WOW Recommends: Book of the Month

WOW Recommends: The Eagle Huntress

A young Mongolian girl stands on a mountain with a large eagle on her hand.In The Eagle Huntress, a thirteen-year-old Kazakh girl named Aisholpan Nurgaiv tells the story of her journey to become the first female eagle huntress in Mongolia. It was written with Liz Welch, author of The New York Times bestseller, I Will Always Write Back. She traveled to Mongolia to write this book. The Eagle Huntress begins the day before Aisholpan was born and introduces her family’s nomadic life, moving their animals, depending on seasons, through the Altai Mountains of western Mongolia. Kazakh people lived under Communism from 1924 to 1989, when their cultural practices, including eagle hunting and nomadic life, were outlawed. Continue reading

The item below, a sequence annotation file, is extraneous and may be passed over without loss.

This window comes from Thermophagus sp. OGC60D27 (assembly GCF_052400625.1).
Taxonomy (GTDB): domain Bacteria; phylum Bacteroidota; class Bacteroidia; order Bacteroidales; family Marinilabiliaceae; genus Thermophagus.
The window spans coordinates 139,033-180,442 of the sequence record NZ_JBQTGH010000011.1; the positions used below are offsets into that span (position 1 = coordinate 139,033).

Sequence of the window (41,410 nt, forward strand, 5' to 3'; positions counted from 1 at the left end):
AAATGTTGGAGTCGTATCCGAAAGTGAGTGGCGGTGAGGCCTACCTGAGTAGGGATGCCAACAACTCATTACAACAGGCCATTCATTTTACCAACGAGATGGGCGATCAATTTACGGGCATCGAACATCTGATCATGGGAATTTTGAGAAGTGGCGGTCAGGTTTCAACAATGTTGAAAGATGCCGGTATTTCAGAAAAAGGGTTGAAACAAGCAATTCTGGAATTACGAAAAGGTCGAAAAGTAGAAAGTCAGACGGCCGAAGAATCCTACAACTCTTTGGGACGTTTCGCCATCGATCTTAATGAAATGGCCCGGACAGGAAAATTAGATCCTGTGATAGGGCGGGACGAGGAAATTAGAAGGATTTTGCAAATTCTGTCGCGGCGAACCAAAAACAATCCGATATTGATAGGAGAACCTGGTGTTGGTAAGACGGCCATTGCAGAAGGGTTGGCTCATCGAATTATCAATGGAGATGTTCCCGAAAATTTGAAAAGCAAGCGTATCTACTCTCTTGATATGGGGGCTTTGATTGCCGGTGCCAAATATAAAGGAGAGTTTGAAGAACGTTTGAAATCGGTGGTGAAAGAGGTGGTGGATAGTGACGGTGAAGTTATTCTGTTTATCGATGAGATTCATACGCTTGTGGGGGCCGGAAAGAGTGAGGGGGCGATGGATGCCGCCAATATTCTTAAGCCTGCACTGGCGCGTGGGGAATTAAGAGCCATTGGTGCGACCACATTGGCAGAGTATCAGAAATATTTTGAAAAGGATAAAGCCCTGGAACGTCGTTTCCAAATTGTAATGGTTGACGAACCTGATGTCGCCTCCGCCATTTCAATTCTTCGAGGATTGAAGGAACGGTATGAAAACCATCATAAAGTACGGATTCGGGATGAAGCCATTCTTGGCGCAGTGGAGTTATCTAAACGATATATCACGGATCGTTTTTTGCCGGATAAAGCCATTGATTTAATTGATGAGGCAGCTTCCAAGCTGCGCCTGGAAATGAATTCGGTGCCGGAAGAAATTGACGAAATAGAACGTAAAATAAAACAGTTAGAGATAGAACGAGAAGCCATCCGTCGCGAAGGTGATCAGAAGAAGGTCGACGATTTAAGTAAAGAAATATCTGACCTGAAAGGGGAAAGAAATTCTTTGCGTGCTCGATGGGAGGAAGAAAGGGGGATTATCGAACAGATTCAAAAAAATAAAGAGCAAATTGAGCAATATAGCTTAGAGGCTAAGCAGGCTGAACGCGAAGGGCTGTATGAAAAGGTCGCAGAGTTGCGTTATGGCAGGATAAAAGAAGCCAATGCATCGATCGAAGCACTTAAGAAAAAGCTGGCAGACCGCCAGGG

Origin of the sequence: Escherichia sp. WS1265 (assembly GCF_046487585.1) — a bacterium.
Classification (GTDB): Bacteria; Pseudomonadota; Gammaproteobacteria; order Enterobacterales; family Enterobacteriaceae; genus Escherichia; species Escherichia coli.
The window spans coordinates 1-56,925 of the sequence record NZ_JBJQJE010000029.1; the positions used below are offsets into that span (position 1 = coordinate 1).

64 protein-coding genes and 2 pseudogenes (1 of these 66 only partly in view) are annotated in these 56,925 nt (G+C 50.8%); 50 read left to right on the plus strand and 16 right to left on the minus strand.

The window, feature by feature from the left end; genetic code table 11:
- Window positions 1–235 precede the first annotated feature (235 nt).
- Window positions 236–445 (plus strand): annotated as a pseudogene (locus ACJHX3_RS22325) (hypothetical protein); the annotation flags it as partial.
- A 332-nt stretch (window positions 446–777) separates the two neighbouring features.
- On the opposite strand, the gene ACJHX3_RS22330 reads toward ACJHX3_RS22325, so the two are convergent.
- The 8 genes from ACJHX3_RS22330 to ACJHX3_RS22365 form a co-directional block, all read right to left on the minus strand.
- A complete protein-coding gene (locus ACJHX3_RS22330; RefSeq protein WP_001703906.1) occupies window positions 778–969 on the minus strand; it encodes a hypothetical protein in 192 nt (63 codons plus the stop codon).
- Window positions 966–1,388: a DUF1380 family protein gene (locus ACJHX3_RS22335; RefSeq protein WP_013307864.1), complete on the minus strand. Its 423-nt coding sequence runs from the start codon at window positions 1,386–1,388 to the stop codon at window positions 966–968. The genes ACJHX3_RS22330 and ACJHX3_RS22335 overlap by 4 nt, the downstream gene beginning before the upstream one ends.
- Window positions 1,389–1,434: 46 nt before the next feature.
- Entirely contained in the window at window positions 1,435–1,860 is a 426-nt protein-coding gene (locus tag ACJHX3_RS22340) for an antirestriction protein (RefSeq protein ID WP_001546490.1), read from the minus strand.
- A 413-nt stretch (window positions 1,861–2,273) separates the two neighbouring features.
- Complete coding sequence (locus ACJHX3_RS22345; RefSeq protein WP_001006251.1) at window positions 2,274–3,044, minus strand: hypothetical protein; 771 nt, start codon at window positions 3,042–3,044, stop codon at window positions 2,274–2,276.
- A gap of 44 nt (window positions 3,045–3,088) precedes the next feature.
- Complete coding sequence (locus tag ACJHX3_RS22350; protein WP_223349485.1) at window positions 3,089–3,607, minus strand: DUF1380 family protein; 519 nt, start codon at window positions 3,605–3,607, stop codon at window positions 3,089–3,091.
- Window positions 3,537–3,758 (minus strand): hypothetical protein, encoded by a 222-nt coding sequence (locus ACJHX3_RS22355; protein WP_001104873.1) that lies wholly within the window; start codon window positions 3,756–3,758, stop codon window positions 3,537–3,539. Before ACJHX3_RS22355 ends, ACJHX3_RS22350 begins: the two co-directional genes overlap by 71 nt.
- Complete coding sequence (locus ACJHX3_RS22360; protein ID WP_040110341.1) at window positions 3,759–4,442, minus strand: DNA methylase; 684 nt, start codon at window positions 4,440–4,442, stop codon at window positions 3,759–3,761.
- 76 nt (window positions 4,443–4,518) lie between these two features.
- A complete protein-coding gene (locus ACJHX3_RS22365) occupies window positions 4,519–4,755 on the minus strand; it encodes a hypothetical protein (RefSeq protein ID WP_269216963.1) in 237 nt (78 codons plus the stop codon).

WOW Recommends: Book of the Month

WOW Recommends: Berry Song

A grandmother and her granddaughter look up to the viewer from underneath green leaves and pink berries.Berry Song by Michaela Goade is a celebration of the land, the indigenous people and animals that live on the “island at the edge of a wide, wild sea.” Goade grew up and lives in the Tongass National Forest which is the home of her Tlingit ancestors. The story takes place in that Forest. A young girl tells of how her Tlingit grandmother taught her to harvest what they needed from the salty ocean gathering herring eggs, seaweed and netting silvery salmon. “And in the forest… we pick berries. …The berries sing to us, glowing like little jewels. We sing too, so berry–and bear–know we are here.” As they sing they say the names of the multiple kinds of berries that they harvest. Their songs encompass the variety of ways the forest “sings to us, through misting rain and whoosh of wing, the sweet smell of cedar and the tickle of moss.” Continue reading